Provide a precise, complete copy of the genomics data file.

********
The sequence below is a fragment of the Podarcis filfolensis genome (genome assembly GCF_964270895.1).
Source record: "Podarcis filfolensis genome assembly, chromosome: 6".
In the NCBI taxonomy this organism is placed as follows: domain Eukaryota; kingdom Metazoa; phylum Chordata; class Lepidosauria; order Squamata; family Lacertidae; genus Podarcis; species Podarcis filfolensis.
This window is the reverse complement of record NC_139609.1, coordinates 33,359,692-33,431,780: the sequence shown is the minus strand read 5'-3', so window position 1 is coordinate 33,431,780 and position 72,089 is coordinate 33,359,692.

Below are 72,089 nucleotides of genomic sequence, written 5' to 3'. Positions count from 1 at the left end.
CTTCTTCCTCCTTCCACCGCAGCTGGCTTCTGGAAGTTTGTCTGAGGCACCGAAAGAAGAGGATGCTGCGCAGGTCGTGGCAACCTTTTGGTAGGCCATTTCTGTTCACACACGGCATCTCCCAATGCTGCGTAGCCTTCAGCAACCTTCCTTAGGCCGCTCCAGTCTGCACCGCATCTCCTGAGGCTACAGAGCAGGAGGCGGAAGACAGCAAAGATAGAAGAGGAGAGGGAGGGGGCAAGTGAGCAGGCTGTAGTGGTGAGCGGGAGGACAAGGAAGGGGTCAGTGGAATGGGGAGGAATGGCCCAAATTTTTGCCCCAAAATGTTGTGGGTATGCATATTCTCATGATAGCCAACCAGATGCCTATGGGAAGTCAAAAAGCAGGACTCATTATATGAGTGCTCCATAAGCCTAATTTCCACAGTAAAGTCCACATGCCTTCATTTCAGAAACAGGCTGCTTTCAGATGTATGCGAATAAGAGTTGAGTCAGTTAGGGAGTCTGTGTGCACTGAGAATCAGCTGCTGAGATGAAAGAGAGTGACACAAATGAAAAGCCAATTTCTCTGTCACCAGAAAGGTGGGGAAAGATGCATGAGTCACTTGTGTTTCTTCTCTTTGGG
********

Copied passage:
The sequence below is a fragment of the Podarcis filfolensis genome (genome assembly GCF_964270895.1).
Source record: "Podarcis filfolensis genome assembly, chromosome: 6".
In the NCBI taxonomy this organism is placed as follows: domain Eukaryota; kingdom Metazoa; phylum Chordata; class Lepidosauria; order Squamata; family Lacertidae; genus Podarcis; species Podarcis filfolensis.
This window is the reverse complement of record NC_139609.1, coordinates 33,359,692-33,431,780: the sequence shown is the minus strand read 5'-3', so window position 1 is coordinate 33,431,780 and position 72,089 is coordinate 33,359,692.

Below are 72,089 nucleotides of genomic sequence, written 5' to 3'. Positions count from 1 at the left end.
CTTCTTCCTCCTTCCACCGCAGCTGGCTTCTGGAAGTTTGTCTGAGGCACCGAAAGAAGAGGATGCTGCGCAGGTCGTGGCAACCTTTTGGTAGGCCATTTCTGTTCACACACGGCATCTCCCAATGCTGCGTAGCCTTCAGCAACCTTCCTTAGGCCGCTCCAGTCTGCACCGCATCTCCTGAGGCTACAGAGCAGGAGGCGGAAGACAGCAAAGATAGAAGAGGAGAGGGAGGGGGCAAGTGAGCAGGCTGTAGTGGTGAGCGGGAGGACAAGGAAGGGGTCAGTGGAATGGGGAGGAATGGCCCAAATTTTTGCCCCAAAATGTTGTGGGTATGCATATTCTCATGATAGCCAACCAGATGCCTATGGGAAGTCAAAAAGCAGGACTCATTATATGAGTGCTCCATAAGCCTAATTTCCACAGTAAAGTCCACATGCCTTCATTTCAGAAACAGGCTGCTTTCAGATGTATGCGAATAAGAGTTGAGTCAGTTAGGGAGTCTGTGTGCACTGAGAATCAGCTGCTGAGATGAAAGAGAGTGACACAAATGAAAAGCCAATTTCTCTGTCACCAGAAAGGTGGGGAAAGATGCATGAGTCACTTGTGTTTCTTCTCTTTGGG